On the Trans-Canada Highway around the top of Clarenville I noticed a petrol station that had fuel at a reasonable price and so I took the opportunity to fuel up Casey. Twice in a day that was - this is serious stuff.
In fact, what I saw of Clarenville looked quite interesting and attractive, and so it was here that I decided to stay the night on my return from St John's.
It was gathering dusk when I left St John's on my return journey and so I put my foot down through the evening and headed to Clarenville. I'd made a few enquiries and noted that there was the possibility of some reasonably-priced accommodation. But for once I was disappointed.
The sat-nav guided me to the cheapest B-and-B but my arrival was ... errr ... unexpected to say the least. In fact although it was only 20:00 or so, it was as if I had awoken the proprietress from a deep slumber, and she was of no help. A couple of cheap hotels were closed, and so I ended up in yet another outrageously-expensive hotel.
Luxury it probably was and good value for money it may well have been, but with me on the economy package I would have been quite happy to settle for much less, both in price and quality. It seems that budget travel in this part of North America is definitely not encouraged.
The positive side of that was that I gave a run-out to the slow cooker that I had bought at the Walmart in St John's. Slow is definitely the word but at 80 watts you don't expect miracles. A handful of pasta, a tin of 50-cent beans and a bread roll from the stock in Casey's boot, it was a meal fit for a king, even though I had to wait a couple of hours for it.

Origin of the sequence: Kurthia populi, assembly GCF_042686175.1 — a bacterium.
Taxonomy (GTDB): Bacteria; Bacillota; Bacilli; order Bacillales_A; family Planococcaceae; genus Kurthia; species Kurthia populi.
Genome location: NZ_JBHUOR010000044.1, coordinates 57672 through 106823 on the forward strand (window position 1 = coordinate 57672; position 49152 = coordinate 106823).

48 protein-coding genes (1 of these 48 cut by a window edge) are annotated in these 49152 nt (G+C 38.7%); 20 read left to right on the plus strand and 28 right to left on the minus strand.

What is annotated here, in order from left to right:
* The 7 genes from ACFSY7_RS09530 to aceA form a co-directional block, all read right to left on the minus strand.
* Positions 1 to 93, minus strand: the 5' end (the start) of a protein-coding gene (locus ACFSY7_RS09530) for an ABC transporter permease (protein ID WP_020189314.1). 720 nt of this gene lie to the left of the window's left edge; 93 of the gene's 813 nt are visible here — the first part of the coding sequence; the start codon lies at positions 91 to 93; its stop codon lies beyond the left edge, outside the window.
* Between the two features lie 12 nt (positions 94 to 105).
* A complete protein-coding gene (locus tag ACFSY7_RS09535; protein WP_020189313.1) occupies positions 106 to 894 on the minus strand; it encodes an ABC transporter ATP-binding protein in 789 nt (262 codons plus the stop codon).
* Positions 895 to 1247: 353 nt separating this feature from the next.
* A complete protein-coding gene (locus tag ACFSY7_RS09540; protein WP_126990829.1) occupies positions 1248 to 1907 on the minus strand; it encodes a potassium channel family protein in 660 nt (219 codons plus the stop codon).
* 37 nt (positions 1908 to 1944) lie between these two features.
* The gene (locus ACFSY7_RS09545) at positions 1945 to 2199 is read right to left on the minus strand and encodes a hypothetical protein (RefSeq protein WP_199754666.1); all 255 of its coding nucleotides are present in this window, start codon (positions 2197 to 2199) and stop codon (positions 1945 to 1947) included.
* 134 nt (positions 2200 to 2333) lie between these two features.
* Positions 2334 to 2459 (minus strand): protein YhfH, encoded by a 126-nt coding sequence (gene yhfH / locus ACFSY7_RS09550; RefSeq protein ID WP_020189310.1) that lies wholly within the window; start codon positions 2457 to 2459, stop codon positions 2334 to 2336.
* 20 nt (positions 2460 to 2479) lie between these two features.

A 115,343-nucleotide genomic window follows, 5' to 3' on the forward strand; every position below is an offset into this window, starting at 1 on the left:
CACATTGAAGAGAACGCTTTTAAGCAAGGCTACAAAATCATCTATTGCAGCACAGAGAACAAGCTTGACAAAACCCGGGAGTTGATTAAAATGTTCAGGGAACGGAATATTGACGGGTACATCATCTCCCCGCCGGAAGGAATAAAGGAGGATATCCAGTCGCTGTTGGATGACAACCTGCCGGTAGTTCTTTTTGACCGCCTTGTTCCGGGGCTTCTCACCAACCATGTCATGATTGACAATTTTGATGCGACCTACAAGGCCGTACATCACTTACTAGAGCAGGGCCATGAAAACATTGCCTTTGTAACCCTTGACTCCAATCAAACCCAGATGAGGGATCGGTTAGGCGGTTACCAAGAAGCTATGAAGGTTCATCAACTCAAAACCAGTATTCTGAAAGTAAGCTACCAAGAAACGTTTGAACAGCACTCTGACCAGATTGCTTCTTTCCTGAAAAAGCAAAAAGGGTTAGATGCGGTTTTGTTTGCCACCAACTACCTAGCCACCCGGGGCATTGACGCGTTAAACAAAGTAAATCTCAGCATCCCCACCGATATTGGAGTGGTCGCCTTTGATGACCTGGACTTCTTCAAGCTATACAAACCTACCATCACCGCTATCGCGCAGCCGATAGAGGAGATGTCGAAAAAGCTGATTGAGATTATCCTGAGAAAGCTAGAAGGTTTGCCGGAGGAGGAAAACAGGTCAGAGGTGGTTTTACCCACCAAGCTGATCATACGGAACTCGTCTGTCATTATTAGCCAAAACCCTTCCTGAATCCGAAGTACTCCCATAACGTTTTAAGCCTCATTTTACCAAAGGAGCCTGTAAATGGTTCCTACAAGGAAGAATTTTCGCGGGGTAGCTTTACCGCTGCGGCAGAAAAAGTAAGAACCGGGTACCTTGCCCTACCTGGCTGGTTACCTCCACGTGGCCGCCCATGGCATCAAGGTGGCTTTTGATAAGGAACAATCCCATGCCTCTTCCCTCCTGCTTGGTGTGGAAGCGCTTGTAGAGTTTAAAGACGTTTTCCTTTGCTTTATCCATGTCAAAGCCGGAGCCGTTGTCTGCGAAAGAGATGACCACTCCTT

If you have been with me since I started at Baie Comeau on the Trans-Labrador Highway you'll know that I've picked up two punctures. Each morning it involves tracking down an airline and reflating them. Not by much, but it has to be done. Next morning though here at Clarenville, I was presented by one extremely flat tyre, and a definite hissing noise after I pumped them both up
Here I am now, rushing for a ferry that has limited space and I have a definite booking after a 5-day wait. And never finding a working airline when I need one, and risking something quite serious at a crucial moment when I have a 1000-kilometre drive to do in a hurry. This offside front tyre is definitely getting me down.
Accordingly I have bitten the bullet and taken Casey to the local Canadian Tire where he is receiving attention. It seems that there's a hole in the tread of the tyre - just a small hole but a hole nevertheless - and the cheapest option is to patch it. And so Casey is having a patched tyre. He's a hire car remember and he needs attention, but only enough to get me safely back to Toronto.
They say that it is an ill-wind that doesn't blow anyone any good, and that was certainly the case here at Canadian Tyres. I had a wander around the shop while I was waiting for Casey to be fixed, and look what I stumbled across.
Not just one but a pack of two inverters - 12-volt to 110-volt. One is 75 watts and the other is 140 watts. And all for $19:99 too. If they had have had more than one pack left (and I'm surprised that there was still one left) I would have bought the lot. I've already examined Casey thoroughly and there's a cigarette lighter socket in the boot that runs off the ignition circuit (i.e. not permanently live) and so I can now run the slow cooker in the boot of the car while I'm driving around. That will save me a pile of waiting time in the evenings.